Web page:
Identification, Images, & Information
For Insects, Spiders & Their Kin
For the United States & Canada
Clickable Guide
Moths Butterflies Flies Caterpillars Flies Dragonflies Flies Mantids Cockroaches Bees and Wasps Walkingsticks Earwigs Ants Termites Hoppers and Kin Hoppers and Kin Beetles True Bugs Fleas Grasshoppers and Kin Ticks Spiders Scorpions Centipedes Millipedes

Sponsor
The Coleopterists Society supports BugGuide.

Calendar
Upcoming Events

Discussion of 2018 gathering

Photos of insects and people from the 2015 gathering in Wisconsin, July 10-12

Photos of insects and people from the 2014 gathering in Virginia, June 4-7.

Photos of insects and people from the 2013 gathering in Arizona, July 25-28

Photos of insects and people from the 2012 gathering in Alabama

Photos of insects and people from the 2011 gathering in Iowa

Photos from the 2010 Workshop in Grinnell, Iowa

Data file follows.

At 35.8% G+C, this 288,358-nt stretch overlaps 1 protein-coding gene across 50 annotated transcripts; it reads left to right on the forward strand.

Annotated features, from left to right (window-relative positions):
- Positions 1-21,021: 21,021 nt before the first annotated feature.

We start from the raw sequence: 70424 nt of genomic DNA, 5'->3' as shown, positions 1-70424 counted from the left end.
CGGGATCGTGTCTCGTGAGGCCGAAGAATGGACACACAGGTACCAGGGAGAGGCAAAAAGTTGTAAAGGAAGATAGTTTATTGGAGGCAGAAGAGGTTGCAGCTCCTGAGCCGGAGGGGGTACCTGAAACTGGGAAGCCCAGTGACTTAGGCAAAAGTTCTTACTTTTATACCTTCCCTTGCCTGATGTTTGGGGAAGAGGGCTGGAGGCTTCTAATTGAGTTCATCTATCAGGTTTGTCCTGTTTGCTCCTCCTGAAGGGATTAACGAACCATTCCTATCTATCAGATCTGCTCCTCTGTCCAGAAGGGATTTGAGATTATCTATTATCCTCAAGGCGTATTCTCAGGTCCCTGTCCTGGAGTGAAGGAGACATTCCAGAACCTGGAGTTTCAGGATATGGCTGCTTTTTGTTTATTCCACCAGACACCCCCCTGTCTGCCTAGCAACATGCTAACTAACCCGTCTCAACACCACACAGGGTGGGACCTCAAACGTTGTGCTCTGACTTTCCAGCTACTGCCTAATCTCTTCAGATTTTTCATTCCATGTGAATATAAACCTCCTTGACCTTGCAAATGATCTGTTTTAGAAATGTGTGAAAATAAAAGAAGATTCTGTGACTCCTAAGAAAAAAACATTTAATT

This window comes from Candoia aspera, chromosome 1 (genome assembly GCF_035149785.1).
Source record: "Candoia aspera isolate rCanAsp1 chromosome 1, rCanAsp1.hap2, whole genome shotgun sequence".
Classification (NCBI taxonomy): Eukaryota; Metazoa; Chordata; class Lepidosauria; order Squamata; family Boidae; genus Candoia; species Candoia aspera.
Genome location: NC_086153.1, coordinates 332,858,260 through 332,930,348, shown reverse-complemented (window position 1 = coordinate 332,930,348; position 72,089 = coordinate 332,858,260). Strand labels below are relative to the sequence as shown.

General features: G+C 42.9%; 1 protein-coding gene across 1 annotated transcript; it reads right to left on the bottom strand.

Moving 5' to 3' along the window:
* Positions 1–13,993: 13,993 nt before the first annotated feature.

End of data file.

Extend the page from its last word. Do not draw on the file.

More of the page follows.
Photos from the 2009 gathering in Washington

TaxonomyBrowseInfoImagesLinksBooksData
Photo#6093
Abdominal structure of Grasshopper - Dichromorpha viridis - female

Abdominal structure of Grasshopper - Dichromorpha viridis - Female
Auburn, Alabama, USA
August 20, 2004
Can anyone explain the unusual structural nature of the abdomen on this grasshopper?

-
-

Moved

Dichromorpha viridis - I think
Nasty way to go. I sure wouldn't want to catch anything like what killed this one! It looks like it died freshly molted out of the last nymphal skin, since the wings are not spread, yet they are adult wings. It is female.

Fungus
I'd say it has succumbed to a fungal infection.

 
And check this
Apparently fungus is actually used to control grasshopper populations.

 
Fungal infections
Thanks Troy. Your references are most interesting reading. I tend to agree that this specimen has a microbial infection of some type.

 
Some reading
Here's an article which describes how a fungus infected an ant. Interesting reading.

Comment viewing options
Select your preferred way to display the comments and click 'Save settings' to activate your changes.